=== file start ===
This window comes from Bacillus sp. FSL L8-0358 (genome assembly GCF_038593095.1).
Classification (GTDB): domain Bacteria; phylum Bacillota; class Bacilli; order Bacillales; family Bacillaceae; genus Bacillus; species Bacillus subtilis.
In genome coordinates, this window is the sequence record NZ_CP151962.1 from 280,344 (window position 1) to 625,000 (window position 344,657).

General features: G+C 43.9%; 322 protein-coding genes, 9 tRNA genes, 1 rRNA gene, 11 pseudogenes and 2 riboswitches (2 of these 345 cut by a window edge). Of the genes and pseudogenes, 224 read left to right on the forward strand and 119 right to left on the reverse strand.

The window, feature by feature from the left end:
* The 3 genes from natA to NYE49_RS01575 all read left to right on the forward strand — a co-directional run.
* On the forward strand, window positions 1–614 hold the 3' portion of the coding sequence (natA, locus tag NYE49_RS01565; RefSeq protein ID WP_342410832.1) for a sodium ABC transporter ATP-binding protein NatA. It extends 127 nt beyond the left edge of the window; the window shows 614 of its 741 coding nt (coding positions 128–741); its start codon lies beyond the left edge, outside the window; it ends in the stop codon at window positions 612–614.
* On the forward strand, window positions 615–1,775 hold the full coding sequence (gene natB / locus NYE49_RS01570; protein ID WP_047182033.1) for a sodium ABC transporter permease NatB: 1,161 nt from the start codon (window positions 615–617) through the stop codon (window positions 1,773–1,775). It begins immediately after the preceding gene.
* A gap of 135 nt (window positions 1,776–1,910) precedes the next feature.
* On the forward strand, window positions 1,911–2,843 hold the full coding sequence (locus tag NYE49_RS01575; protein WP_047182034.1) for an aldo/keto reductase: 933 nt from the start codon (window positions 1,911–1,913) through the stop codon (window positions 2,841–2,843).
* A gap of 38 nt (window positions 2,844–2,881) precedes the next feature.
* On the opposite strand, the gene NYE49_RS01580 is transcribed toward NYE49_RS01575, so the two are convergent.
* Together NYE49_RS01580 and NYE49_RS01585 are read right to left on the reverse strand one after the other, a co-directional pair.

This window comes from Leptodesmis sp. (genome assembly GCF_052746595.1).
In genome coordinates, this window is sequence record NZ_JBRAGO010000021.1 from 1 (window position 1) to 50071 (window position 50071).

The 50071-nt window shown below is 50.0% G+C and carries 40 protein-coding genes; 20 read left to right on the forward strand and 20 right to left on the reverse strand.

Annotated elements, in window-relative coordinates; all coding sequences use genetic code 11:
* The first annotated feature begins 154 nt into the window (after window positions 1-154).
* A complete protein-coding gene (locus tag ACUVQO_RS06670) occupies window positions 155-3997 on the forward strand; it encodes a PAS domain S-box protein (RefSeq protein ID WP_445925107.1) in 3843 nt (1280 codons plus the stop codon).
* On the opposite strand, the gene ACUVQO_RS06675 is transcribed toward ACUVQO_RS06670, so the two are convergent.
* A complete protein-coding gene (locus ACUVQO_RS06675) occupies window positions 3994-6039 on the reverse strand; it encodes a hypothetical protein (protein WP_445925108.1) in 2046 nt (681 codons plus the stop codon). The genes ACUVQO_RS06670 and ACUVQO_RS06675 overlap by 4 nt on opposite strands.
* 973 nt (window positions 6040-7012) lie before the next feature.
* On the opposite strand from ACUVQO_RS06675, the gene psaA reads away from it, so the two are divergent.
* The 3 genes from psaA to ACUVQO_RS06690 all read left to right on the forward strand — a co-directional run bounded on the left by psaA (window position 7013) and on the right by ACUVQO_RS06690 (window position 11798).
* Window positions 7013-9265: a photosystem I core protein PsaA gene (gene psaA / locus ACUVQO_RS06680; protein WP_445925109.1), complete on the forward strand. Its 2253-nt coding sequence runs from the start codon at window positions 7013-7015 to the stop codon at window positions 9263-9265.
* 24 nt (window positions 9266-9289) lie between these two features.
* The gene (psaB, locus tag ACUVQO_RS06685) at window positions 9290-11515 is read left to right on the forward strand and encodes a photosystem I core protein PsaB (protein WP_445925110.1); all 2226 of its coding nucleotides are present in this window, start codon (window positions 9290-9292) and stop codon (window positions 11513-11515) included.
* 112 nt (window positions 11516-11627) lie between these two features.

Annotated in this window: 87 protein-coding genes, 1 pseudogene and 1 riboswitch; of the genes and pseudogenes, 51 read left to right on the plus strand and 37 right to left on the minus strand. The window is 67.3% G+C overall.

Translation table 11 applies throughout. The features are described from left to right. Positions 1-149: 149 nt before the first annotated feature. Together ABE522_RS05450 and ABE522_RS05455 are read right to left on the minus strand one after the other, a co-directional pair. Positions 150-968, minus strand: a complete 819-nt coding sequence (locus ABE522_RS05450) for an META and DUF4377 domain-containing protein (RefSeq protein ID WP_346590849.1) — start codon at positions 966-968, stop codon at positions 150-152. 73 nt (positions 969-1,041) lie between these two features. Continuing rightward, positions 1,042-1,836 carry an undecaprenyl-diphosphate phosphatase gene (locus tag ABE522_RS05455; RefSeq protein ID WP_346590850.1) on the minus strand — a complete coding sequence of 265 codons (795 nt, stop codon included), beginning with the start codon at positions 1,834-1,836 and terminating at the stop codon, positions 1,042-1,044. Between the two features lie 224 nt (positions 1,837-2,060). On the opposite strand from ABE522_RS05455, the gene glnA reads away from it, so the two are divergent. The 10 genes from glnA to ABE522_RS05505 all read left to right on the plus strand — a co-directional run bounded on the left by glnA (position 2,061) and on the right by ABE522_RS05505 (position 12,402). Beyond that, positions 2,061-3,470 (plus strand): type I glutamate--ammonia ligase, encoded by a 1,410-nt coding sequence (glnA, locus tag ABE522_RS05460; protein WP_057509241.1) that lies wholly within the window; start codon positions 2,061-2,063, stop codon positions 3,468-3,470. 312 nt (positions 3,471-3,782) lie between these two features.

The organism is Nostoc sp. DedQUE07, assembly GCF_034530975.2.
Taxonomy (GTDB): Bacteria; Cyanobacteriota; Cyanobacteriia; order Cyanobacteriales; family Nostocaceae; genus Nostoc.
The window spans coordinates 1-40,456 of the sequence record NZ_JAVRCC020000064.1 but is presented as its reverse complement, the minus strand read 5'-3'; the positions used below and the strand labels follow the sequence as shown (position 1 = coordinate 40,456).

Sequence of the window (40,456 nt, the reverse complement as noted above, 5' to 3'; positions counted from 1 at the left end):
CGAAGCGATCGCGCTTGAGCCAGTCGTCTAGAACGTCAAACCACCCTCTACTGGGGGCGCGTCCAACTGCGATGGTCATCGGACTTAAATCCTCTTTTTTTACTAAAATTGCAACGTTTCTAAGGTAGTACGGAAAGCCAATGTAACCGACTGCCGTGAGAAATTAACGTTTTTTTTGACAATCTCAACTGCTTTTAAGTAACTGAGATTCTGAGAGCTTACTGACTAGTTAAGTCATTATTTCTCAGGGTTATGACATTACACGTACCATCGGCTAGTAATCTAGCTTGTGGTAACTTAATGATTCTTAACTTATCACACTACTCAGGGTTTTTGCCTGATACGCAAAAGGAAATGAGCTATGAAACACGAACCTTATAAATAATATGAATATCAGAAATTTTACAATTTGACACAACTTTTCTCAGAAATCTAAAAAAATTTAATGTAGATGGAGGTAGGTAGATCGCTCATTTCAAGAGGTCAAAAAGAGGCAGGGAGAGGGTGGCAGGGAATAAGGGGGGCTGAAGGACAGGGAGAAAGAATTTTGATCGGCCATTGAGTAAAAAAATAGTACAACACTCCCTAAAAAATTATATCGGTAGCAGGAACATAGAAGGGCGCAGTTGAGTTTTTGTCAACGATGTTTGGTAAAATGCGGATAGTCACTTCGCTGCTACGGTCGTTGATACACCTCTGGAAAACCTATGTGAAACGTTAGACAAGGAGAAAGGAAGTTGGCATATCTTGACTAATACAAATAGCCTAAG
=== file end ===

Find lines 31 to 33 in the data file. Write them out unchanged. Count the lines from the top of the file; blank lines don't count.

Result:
The organism is Nostoc sp. DedQUE07, assembly GCF_034530975.2.
Taxonomy (GTDB): Bacteria; Cyanobacteriota; Cyanobacteriia; order Cyanobacteriales; family Nostocaceae; genus Nostoc.
The window spans coordinates 1-40,456 of the sequence record NZ_JAVRCC020000064.1 but is presented as its reverse complement, the minus strand read 5'-3'; the positions used below and the strand labels follow the sequence as shown (position 1 = coordinate 40,456).